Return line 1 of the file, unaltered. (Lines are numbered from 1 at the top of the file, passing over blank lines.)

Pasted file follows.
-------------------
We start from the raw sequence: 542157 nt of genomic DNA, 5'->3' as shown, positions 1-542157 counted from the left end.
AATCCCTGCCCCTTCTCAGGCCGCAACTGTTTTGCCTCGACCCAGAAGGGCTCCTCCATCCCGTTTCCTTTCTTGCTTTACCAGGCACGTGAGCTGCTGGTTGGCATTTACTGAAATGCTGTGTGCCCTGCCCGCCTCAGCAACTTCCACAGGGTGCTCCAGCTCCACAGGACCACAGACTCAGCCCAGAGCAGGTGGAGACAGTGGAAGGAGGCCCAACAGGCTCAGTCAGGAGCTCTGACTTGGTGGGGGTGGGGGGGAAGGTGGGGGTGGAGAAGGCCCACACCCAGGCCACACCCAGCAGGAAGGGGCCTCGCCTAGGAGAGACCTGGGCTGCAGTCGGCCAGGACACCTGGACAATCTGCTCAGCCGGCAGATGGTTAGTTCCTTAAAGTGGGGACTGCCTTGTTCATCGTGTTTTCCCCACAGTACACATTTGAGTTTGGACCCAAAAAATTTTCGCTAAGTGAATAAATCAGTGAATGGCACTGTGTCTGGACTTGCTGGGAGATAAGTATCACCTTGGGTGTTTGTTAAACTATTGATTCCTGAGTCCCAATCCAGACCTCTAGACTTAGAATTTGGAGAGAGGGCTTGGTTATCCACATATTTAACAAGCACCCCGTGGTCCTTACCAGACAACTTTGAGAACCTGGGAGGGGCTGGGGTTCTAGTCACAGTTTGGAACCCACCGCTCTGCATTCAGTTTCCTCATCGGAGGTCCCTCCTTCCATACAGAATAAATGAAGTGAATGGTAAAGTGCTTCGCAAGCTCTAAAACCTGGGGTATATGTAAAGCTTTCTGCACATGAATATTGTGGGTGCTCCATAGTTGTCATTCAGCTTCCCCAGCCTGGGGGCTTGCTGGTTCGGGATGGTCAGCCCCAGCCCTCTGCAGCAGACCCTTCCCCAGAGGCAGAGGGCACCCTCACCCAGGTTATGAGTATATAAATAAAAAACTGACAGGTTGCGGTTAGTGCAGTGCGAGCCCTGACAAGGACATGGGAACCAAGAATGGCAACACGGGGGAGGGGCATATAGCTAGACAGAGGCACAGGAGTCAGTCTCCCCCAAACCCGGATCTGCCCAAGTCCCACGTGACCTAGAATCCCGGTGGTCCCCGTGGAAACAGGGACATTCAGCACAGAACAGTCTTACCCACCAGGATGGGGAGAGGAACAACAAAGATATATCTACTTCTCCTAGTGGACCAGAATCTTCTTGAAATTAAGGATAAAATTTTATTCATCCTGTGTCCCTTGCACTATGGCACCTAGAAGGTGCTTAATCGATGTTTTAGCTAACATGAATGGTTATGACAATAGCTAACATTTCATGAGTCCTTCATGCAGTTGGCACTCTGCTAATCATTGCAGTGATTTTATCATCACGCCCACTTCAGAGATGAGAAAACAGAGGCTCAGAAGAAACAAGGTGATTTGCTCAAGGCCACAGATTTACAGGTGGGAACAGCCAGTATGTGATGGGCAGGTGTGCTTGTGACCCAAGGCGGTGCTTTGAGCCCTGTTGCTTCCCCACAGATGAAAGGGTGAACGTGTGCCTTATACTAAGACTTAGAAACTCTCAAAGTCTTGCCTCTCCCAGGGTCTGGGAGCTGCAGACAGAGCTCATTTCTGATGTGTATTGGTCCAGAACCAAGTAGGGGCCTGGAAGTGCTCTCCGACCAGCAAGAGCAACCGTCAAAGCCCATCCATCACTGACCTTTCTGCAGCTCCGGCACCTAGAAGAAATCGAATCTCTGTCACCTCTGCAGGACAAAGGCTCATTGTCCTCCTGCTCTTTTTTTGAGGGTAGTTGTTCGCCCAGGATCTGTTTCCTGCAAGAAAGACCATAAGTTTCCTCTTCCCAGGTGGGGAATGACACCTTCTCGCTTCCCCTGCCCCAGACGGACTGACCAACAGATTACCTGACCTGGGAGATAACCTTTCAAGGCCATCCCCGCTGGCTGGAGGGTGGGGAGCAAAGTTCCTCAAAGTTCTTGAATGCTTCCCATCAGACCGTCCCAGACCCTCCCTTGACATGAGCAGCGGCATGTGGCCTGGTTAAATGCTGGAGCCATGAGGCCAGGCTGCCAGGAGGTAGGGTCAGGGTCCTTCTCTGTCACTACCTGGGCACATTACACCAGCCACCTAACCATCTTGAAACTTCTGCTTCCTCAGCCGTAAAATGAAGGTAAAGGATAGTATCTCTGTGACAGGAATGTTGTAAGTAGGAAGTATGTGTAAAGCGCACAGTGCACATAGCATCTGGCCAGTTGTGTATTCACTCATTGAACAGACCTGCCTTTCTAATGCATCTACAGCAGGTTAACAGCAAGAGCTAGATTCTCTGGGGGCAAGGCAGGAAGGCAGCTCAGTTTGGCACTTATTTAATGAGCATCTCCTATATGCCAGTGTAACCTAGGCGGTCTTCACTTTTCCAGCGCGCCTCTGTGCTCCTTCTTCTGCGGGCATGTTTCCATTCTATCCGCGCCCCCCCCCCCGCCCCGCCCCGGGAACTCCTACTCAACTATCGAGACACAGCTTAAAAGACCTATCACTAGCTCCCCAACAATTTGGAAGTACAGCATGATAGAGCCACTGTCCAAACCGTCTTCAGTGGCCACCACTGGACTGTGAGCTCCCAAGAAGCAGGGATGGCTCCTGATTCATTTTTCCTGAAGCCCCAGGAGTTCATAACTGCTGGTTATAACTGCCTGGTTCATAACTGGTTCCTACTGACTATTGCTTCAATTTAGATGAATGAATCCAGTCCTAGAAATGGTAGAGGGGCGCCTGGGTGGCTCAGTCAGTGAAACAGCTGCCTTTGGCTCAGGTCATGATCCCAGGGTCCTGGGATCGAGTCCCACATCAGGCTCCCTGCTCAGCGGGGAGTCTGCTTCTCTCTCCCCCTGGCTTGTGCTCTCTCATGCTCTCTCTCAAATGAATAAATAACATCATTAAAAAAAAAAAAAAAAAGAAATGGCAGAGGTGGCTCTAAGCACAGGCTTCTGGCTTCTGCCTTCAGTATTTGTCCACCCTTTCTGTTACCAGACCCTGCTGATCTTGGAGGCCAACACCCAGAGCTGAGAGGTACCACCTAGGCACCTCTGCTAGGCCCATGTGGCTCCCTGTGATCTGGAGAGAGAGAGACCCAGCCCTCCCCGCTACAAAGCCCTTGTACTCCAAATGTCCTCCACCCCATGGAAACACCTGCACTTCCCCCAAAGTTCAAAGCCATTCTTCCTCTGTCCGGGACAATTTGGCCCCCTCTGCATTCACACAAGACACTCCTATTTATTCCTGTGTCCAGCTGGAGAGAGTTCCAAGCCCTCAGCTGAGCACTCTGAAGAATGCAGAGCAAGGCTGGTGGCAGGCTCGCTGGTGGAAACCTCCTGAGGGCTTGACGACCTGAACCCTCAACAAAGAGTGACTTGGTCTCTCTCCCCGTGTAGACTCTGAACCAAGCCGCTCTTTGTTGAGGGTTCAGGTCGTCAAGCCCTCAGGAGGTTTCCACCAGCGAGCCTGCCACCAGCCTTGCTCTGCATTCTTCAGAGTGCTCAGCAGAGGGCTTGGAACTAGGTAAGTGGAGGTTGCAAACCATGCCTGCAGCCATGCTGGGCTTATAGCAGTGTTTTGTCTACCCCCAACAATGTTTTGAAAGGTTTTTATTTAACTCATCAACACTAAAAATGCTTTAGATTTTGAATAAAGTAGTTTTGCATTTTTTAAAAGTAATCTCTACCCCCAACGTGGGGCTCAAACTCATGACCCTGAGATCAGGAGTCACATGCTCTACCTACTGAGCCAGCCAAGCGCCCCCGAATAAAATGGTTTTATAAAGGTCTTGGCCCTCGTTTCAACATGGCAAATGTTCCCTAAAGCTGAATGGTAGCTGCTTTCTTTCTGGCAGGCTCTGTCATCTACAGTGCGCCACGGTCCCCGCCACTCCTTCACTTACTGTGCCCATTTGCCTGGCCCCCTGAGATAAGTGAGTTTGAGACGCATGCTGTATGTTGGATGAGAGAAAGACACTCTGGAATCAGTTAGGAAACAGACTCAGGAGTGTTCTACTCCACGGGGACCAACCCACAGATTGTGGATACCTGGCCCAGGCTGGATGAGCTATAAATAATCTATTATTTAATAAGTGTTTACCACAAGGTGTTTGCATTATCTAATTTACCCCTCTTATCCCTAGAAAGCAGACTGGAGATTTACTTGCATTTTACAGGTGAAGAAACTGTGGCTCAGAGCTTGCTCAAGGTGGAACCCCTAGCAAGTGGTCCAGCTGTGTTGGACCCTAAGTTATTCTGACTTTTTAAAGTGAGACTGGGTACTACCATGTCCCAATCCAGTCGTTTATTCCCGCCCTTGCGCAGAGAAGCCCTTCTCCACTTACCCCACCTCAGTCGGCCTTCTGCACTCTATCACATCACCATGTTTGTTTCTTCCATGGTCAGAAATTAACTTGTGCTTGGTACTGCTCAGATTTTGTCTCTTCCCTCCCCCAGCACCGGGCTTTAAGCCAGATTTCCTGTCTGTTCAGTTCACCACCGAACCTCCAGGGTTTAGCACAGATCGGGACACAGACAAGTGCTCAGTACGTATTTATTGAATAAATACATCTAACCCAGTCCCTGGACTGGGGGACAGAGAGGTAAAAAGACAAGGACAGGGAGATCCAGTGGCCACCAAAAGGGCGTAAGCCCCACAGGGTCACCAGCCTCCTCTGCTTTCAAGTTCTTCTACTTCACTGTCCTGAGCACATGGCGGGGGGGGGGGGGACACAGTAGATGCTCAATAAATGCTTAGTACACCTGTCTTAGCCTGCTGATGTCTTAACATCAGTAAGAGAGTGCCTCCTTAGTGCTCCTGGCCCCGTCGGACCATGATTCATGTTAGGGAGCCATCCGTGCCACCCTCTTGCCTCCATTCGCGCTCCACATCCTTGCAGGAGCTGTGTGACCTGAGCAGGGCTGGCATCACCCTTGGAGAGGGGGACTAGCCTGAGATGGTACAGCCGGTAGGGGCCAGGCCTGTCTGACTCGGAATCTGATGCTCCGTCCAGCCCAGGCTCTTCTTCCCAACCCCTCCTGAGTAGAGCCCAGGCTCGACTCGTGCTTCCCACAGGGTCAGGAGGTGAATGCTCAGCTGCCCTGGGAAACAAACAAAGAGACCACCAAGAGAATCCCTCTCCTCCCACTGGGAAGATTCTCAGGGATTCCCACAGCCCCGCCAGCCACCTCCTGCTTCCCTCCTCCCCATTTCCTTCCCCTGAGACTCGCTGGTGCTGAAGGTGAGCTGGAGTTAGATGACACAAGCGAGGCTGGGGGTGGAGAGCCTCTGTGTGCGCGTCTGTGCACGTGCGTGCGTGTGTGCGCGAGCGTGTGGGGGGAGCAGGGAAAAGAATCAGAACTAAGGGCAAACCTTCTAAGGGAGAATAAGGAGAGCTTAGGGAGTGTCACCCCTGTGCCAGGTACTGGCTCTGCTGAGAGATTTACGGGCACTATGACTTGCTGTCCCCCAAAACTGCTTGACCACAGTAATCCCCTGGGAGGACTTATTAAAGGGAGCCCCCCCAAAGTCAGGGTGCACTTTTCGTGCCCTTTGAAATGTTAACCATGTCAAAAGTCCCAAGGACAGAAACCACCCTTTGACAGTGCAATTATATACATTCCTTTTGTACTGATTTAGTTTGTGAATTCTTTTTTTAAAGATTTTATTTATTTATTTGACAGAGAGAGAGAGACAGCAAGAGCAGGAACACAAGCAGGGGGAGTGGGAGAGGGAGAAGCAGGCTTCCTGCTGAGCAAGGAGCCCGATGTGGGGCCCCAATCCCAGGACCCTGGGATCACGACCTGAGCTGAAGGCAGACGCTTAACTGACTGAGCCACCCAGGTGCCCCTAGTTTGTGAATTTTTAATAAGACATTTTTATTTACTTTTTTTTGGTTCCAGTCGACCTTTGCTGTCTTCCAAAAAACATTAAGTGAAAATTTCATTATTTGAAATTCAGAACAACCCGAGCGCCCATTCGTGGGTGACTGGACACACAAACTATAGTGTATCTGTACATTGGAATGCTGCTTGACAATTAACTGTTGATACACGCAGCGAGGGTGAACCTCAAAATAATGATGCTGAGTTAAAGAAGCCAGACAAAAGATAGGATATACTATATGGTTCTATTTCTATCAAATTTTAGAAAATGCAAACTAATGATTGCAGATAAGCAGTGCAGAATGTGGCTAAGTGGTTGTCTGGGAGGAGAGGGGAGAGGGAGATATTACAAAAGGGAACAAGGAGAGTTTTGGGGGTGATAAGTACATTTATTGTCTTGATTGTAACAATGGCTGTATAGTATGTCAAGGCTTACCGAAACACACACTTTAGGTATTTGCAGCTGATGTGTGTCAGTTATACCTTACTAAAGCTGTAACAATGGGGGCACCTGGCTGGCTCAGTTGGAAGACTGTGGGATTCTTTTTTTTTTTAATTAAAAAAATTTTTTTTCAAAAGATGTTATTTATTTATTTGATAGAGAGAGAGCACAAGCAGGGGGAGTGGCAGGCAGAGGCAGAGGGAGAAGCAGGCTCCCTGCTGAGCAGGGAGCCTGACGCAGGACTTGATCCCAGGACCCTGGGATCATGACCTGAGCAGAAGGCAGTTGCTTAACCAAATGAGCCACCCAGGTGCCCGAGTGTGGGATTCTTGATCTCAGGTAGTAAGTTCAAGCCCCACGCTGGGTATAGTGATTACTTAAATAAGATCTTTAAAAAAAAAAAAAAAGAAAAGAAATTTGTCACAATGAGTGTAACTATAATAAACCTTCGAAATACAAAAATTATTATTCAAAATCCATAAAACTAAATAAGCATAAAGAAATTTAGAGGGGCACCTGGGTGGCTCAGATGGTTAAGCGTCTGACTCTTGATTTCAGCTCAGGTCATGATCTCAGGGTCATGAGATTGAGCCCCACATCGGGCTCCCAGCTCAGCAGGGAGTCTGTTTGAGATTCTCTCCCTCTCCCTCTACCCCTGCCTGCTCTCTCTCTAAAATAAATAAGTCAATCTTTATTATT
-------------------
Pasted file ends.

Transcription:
We start from the raw sequence: 542157 nt of genomic DNA, 5'->3' as shown, positions 1-542157 counted from the left end.